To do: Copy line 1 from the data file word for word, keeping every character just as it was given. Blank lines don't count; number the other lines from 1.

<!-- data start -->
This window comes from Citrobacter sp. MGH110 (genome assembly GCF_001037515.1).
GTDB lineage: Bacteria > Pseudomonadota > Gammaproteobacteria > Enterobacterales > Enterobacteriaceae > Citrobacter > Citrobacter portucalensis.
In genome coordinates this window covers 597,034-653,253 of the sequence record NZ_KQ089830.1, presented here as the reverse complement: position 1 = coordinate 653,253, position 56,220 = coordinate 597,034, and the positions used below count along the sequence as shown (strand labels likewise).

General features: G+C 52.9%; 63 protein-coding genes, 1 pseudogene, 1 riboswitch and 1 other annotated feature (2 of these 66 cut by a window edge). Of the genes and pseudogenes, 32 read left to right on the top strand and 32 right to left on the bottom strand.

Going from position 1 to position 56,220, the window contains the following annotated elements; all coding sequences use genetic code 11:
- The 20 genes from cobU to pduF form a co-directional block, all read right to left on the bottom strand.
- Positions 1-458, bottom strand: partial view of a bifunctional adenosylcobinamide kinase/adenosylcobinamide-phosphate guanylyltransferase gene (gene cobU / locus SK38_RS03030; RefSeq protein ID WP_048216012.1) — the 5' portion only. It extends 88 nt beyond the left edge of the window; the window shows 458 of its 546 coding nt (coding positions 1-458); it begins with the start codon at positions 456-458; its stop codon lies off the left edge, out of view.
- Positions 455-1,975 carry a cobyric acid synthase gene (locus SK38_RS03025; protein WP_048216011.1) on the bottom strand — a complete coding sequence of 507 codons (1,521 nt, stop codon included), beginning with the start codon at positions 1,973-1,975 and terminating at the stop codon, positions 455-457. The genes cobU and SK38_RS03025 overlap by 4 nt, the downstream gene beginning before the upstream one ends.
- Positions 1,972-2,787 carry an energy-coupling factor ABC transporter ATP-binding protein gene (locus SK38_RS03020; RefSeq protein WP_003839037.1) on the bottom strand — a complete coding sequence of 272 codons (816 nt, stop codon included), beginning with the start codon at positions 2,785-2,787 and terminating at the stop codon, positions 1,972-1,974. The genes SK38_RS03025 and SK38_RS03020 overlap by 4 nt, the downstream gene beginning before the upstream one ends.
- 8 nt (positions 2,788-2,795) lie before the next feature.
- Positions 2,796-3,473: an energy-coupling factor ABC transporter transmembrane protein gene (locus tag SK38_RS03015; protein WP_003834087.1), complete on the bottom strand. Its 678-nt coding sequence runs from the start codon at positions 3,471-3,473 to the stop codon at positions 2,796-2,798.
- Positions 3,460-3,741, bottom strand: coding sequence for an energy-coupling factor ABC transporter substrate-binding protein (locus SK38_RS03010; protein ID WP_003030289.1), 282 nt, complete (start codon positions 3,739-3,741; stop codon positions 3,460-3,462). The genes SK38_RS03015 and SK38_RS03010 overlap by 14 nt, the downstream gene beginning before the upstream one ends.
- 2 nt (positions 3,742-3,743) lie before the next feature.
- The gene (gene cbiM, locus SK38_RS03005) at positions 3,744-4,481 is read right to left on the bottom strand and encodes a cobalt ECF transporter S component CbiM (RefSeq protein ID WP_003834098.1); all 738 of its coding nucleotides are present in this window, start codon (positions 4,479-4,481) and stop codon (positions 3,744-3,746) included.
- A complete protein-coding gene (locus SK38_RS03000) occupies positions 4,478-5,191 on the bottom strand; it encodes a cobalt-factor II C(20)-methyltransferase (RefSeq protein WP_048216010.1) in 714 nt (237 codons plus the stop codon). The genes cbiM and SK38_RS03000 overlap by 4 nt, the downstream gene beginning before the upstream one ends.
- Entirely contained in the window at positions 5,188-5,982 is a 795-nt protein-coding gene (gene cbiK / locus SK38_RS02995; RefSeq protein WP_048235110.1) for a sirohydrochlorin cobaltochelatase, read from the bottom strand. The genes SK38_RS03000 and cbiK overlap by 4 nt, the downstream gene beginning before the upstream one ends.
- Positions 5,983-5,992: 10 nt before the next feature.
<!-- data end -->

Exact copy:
This window comes from Citrobacter sp. MGH110 (genome assembly GCF_001037515.1).